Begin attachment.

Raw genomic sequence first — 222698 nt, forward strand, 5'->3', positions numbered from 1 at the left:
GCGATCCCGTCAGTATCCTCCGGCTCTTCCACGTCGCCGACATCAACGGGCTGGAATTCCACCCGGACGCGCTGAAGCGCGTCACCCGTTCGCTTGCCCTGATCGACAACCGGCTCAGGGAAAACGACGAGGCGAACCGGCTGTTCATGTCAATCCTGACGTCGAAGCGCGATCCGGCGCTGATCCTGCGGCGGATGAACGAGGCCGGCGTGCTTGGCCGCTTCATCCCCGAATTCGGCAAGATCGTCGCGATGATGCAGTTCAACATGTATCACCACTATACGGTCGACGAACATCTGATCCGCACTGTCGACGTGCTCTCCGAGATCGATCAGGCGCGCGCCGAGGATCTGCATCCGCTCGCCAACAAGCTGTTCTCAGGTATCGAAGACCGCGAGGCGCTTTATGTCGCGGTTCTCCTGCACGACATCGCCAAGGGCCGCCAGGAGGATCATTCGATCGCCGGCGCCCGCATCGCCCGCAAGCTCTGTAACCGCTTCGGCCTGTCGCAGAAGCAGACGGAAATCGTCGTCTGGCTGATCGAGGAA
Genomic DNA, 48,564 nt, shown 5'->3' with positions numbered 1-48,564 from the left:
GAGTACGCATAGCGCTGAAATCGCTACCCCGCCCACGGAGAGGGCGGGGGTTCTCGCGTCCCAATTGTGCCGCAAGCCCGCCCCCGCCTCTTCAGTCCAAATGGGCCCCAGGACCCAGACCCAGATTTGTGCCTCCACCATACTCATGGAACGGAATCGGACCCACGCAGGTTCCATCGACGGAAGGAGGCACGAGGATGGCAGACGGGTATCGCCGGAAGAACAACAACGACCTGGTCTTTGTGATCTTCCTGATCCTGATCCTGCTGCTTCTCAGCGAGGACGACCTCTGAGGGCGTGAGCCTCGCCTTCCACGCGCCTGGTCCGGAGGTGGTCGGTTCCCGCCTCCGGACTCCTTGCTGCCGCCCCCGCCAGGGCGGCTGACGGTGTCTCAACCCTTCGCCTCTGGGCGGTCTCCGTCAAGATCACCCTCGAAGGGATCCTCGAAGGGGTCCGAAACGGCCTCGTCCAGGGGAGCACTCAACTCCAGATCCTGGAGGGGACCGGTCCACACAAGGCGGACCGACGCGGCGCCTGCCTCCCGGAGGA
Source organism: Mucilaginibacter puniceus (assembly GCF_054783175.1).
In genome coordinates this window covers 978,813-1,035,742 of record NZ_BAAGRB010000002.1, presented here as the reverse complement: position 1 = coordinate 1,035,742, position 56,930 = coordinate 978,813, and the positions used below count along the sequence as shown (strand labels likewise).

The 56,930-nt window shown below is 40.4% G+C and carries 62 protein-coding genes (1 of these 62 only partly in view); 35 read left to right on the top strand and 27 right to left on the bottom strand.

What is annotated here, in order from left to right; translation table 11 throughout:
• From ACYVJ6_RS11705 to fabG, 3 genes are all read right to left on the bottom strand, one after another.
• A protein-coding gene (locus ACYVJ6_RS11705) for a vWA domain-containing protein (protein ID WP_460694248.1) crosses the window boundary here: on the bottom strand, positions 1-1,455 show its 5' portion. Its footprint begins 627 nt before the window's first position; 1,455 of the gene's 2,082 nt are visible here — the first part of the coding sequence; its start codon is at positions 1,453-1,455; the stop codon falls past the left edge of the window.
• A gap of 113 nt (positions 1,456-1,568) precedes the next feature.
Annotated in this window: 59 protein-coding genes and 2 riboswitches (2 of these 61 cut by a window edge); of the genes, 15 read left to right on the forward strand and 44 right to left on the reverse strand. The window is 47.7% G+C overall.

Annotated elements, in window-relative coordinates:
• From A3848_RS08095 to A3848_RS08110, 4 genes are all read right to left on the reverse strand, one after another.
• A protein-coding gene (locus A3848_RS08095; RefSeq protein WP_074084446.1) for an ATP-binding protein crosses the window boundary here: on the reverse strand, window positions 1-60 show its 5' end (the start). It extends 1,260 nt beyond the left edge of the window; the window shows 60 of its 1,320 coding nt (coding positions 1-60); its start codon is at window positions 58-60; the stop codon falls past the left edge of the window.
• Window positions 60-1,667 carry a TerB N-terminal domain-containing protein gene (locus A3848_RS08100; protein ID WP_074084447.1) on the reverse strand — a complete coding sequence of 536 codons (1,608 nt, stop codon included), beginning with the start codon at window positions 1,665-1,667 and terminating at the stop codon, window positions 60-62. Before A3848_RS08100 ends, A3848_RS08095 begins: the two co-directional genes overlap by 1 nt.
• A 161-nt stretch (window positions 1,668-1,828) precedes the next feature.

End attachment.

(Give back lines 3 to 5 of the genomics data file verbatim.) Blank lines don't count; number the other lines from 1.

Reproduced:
Genomic DNA, 48,564 nt, shown 5'->3' with positions numbered 1-48,564 from the left:
GAGTACGCATAGCGCTGAAATCGCTACCCCGCCCACGGAGAGGGCGGGGGTTCTCGCGTCCCAATTGTGCCGCAAGCCCGCCCCCGCCTCTTCAGTCCAAATGGGCCCCAGGACCCAGACCCAGATTTGTGCCTCCACCATACTCATGGAACGGAATCGGACCCACGCAGGTTCCATCGACGGAAGGAGGCACGAGGATGGCAGACGGGTATCGCCGGAAGAACAACAACGACCTGGTCTTTGTGATCTTCCTGATCCTGATCCTGCTGCTTCTCAGCGAGGACGACCTCTGAGGGCGTGAGCCTCGCCTTCCACGCGCCTGGTCCGGAGGTGGTCGGTTCCCGCCTCCGGACTCCTTGCTGCCGCCCCCGCCAGGGCGGCTGACGGTGTCTCAACCCTTCGCCTCTGGGCGGTCTCCGTCAAGATCACCCTCGAAGGGATCCTCGAAGGGGTCCGAAACGGCCTCGTCCAGGGGAGCACTCAACTCCAGATCCTGGAGGGGACCGGTCCACACAAGGCGGACCGACGCGGCGCCTGCCTCCCGGAGGA
Source organism: Mucilaginibacter puniceus (assembly GCF_054783175.1).